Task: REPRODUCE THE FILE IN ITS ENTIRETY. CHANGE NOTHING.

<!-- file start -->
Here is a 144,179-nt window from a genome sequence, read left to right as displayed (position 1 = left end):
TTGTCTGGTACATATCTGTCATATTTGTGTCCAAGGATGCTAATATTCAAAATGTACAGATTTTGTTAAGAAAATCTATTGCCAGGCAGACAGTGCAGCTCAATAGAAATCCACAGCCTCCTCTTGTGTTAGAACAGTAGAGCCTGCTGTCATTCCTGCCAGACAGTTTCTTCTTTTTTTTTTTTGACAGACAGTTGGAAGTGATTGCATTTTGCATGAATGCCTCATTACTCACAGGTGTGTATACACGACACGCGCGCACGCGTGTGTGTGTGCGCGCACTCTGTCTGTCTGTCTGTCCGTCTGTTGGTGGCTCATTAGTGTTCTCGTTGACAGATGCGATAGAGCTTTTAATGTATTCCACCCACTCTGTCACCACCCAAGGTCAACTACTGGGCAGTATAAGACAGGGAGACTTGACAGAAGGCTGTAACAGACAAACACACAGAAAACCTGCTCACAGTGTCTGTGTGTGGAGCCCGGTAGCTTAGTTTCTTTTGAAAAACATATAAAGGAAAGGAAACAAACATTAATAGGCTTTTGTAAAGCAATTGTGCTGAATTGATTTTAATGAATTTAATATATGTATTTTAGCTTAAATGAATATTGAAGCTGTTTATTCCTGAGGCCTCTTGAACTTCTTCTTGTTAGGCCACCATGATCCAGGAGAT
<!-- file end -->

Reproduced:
Here is a 144,179-nt window from a genome sequence, read left to right as displayed (position 1 = left end):
TTGTCTGGTACATATCTGTCATATTTGTGTCCAAGGATGCTAATATTCAAAATGTACAGATTTTGTTAAGAAAATCTATTGCCAGGCAGACAGTGCAGCTCAATAGAAATCCACAGCCTCCTCTTGTGTTAGAACAGTAGAGCCTGCTGTCATTCCTGCCAGACAGTTTCTTCTTTTTTTTTTTTGACAGACAGTTGGAAGTGATTGCATTTTGCATGAATGCCTCATTACTCACAGGTGTGTATACACGACACGCGCGCACGCGTGTGTGTGTGCGCGCACTCTGTCTGTCTGTCTGTCCGTCTGTTGGTGGCTCATTAGTGTTCTCGTTGACAGATGCGATAGAGCTTTTAATGTATTCCACCCACTCTGTCACCACCCAAGGTCAACTACTGGGCAGTATAAGACAGGGAGACTTGACAGAAGGCTGTAACAGACAAACACACAGAAAACCTGCTCACAGTGTCTGTGTGTGGAGCCCGGTAGCTTAGTTTCTTTTGAAAAACATATAAAGGAAAGGAAACAAACATTAATAGGCTTTTGTAAAGCAATTGTGCTGAATTGATTTTAATGAATTTAATATATGTATTTTAGCTTAAATGAATATTGAAGCTGTTTATTCCTGAGGCCTCTTGAACTTCTTCTTGTTAGGCCACCATGATCCAGGAGAT